The paintings of Paul Cézanne, whose birthday we celebrated this week, transport us to a different time and different place. His use of color and brushstroke force us to look at people and places in new ways. But any person’s evaluation of a single piece of art, of course, is subjective. While some may gravitate toward Cézanne, others may go for the more abstract work of Paul Klee.
Anjan Chatterjee has spent the last 17 years studying the neuroscience basis for those subjective differences. A cognitive neuroscientist at the University of Pennsylvania and chief of neurology at Pennsylvania Hospital, Chatterjee has set out to understand the factors that shape how we perceive beauty and aesthetics, as well as how people have come to appreciate beauty in different settings.
He will be presenting this work in the public keynote lecture at the CNS annual meeting in San Francisco this March. In an interview with CNS, he gives a preview of some of his key findings – including how context and experience frame our judgments of art – and talks about some of his favorite artists and possible ways to think about how people have evolved to appreciate art.
CNS: How did you become interested in studying the neuroscience of aesthetics and art?
Chatterjee: I have always been personally interested in visual aesthetics and the arts. My professional interest in the area fell out of a 1998 bar room conversation with two close friends. One of them asked, “What would you regret in 10 years if you had not done it academically?” I realized that I would regret not combining my love of aesthetics with my love of science. Ten years is enough time to start making adjustments necessary to focus on a new area of inquiry.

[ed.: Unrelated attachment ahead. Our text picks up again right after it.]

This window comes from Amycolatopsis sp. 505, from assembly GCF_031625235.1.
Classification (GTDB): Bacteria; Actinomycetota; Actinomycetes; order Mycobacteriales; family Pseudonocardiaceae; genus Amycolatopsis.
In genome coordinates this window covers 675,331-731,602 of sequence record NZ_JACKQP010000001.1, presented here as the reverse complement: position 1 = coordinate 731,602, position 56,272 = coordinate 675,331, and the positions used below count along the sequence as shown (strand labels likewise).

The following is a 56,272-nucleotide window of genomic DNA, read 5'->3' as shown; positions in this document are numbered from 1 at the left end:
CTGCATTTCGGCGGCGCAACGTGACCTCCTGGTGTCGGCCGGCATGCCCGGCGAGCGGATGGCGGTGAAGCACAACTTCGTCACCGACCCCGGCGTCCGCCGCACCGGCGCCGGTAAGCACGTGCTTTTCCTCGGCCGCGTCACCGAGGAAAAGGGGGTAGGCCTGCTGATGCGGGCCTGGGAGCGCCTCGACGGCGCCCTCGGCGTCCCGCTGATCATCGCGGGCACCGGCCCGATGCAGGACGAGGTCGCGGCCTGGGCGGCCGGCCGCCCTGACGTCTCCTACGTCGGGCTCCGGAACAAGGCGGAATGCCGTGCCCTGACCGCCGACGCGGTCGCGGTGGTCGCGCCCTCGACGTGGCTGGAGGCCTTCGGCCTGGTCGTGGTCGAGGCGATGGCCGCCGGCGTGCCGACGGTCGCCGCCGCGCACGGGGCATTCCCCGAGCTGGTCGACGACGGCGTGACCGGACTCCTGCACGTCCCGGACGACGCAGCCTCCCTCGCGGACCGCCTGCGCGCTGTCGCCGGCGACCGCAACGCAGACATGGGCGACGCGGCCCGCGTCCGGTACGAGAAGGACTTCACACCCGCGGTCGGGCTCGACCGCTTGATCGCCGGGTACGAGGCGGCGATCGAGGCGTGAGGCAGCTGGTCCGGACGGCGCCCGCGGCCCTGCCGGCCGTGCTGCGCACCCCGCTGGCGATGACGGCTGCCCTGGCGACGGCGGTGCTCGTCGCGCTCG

CNS: What have you been most surprised to learn over the years in this subject area?
Chatterjee: The power that framing effects have on aesthetic experiences. Even though I believe that universal parameters contribute to our sense of beauty – and the term “aesthetics” is historically associated with sensations – education, exposure, and personal experiences set up framing effects that deeply influence our evaluation of objects. Framing effects are also sometimes called context effects. These effects are powerful with artworks in general, and even more so with contemporary art that is driven conceptually.
CNS: Can you give an example of such a framing effect?
Chatterjee: When artistically naïve people look at abstract images, their experience varies depending on whether they are told that these images were generated by a computer or if they are artworks hanging in a gallery. If told that they are hanging in a gallery, they like the images more and their brain responses show more activation in reward areas.
CNS: What are you most excited to still discover?
Chatterjee: Scientific aesthetics has mostly focused on beauty and the pleasure we derive from beautiful objects. While fundamentally important, this beauty-pleasure axis remains a narrow slice of the range of aesthetic experiences. What begs to be explored are experiences that are not normally pleasurable that then get framed aesthetically. For example, why can a walk down a dark and dangerous looking alley that would normally frighten us appeal to us when seen in a movie?
Another area is the application of aesthetics to therapy. Art therapy is not informed by scientific aesthetics. Understanding how art can be used to help clinical populations, distilling its essential ingredients, targeting suitable outcomes, and identifying appropriate patients would be exciting.
CNS: In the abstract for your talk, you mention “the uneasy relationship between scientific aesthetics and the humanities” – what do you mean by that? What is the nature of this relationship?